Real Time SPC


Statistical Process Control is used to detect when a significant change has taken place in a process. 
We want to detect this change as soon as possible. What is real-time will depend on the process. 
All processes have variation as observed in any of their metrics but not all variation is significant from the statistical point of view. 
When we want to control a process by adjusting some process parameter we can make two mistakes:

Control over-reaction

A case of over-reaction is illustrated by the following example:

Someone is shooting at a target and, based on the deviation of the impacts, he adjusts the gun site after each shot.
The end result will be an increase of the dispersion of the impacts, therefore the adjustments will make the process worse.
The correct way is, of course, to fire 5 or 6 shots without adjustments and then decide if adjustment is required based on the center of the impacts.


If you drop a live frog in boiling water it will, immediately, jump out to save its life. But if you put it in a pot of cold water and heat it slowly enough, the frog will eventually pass out without any reaction. Many companies have fallen into this trap:

  • A big disaster generates a quick and effective response and the company recovers
  • A slow degradation of their KPIs such as customer sat or delays pass undetected until it is too late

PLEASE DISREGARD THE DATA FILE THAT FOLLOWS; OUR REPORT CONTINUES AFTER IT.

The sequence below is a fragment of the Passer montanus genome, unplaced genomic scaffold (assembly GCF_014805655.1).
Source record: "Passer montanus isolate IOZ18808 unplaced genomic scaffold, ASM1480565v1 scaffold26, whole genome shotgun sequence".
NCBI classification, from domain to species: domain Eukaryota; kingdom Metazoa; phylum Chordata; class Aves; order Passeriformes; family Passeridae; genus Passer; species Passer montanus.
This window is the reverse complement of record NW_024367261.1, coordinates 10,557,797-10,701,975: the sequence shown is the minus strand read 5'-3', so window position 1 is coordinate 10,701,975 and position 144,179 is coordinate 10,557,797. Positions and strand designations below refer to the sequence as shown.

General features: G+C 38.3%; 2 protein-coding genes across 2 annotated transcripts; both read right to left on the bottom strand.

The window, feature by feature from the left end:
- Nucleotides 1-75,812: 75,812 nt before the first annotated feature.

Statistical Process Control

To avoid these two mistakes we can use SPC to control a metric to find out if the observed changes are significant from the statistical point of view and require a corrective action.
We will illustrate this with the use of an example: control your own weight to check if your diet is leading to your weight target or not.
In this example real-time control means daily.
You can download this example Excel file and enter your data in column B.
Download a copy of this Excel simulator  WeightSPC1.xlsx  from OneDrive to your PC before you run it.

 Data collection

You can decide the frequency of your data collection. In this example I have collected it daily.
It is important to collect it at the same moment (more or less) each day.
You can either have your Excel file in your smartphone or in the cloud (Google Drive or Microsoft's One Drive)

When Excel is used for data collection, the time stamp can be automatically added  in column A with a formula the moment data is entered in column B:


Results interpretation

I am assuming our target is to reduce weight, therefore a downward trend will put the numbers in green and an upward trend will put them in red.
SPC uses some rules, developed by the Western Electric company, to detect symptoms of statistically significant variation . They are shown below with a screen of Minitab SPC for individuals:


The center line is the average of all values and the standard deviation is also estimated from all the values.
In our Excel file upward trend symptoms are in red and downward in green.
The Excel file applies rules 1, 2, 3, 5, and 6 of this list.
It also discriminates upward and downward trends.
Upward symptoms definitions:

Weight Data Interpretation Example


  • From 24/3 to 28/3 alert 4 indicates that 4 out of the last 5 values were more than 1σ above the center line: this is a weight increase symptom.